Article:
I was three years old, my uncle used to sit with me out in the backyard
at my grandmother’s house and have me scribble on a piece of paper.
He would then turn the scribbles into fanciful creatures and creations.
I think I decided at that point that being an artist was a worthy aim
in life. My mother, a painter, has always been a model for me as well.
In high school I discovered photography, and that was the beginning
of the love affair. In college I studied with Robert Heinecken, and
continued to passionately pursue the process of being in the darkroom,
watching images appear and figuring out the science and art of printing.
Somewhere in the mid 80’s life took some different directions,
and while I kept on taking pictures, I wasn’t able to return to
it fully until the mid 90’s. In 1998, I took a class from photographer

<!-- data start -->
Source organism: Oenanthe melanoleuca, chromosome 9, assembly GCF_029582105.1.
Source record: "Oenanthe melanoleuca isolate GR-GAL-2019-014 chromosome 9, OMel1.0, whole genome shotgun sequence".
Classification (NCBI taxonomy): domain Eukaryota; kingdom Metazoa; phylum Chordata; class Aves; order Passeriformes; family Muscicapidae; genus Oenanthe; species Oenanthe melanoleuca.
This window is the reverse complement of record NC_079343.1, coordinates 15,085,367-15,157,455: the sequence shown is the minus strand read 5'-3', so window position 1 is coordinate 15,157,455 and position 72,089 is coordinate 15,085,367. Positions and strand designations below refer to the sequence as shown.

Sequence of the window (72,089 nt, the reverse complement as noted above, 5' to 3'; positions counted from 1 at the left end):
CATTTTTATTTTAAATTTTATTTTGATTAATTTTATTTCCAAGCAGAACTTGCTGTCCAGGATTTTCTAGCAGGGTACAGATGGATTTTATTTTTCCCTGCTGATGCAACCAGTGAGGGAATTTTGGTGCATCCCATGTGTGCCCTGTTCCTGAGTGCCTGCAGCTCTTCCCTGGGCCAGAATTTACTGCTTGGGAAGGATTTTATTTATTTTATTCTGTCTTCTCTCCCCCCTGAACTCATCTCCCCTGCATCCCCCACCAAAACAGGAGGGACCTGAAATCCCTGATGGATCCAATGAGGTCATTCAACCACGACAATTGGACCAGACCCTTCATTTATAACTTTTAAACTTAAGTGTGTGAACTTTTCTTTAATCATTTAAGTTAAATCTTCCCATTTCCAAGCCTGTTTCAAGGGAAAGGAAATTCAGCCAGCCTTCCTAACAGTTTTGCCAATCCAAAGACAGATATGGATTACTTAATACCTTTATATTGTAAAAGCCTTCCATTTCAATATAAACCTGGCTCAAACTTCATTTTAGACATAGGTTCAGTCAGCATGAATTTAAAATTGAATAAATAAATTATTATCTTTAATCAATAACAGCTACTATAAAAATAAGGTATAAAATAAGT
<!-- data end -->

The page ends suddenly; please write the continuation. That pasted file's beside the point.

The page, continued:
Ed Heckerman called “photo-poetics”. I credit Ed with teaching
me about “collecting” things, ideas, themes, etc. and understanding
on a much deeper level how images go together in sequences and series.
Somewhere around 2004, I said to myself that I would never get a digital
camera. Somewhere around 2005, I got one. While I still plan on working
in the darkroom from time to time, digital technology has allowed me
to explore my interest in combining images and words in a very fluid
What draws me as an artist is noticing the little details in life that
sometimes get overlooked. I find myself enticed by the thoughts that
we awaken to in the middle of the night or notice flying through our
brains when least expected. I’m moved by the human courage and
challenge and absurdities that surround me and the frequent humor that
comes from not taking myself too seriously despite my propensity to
live the “examined life”.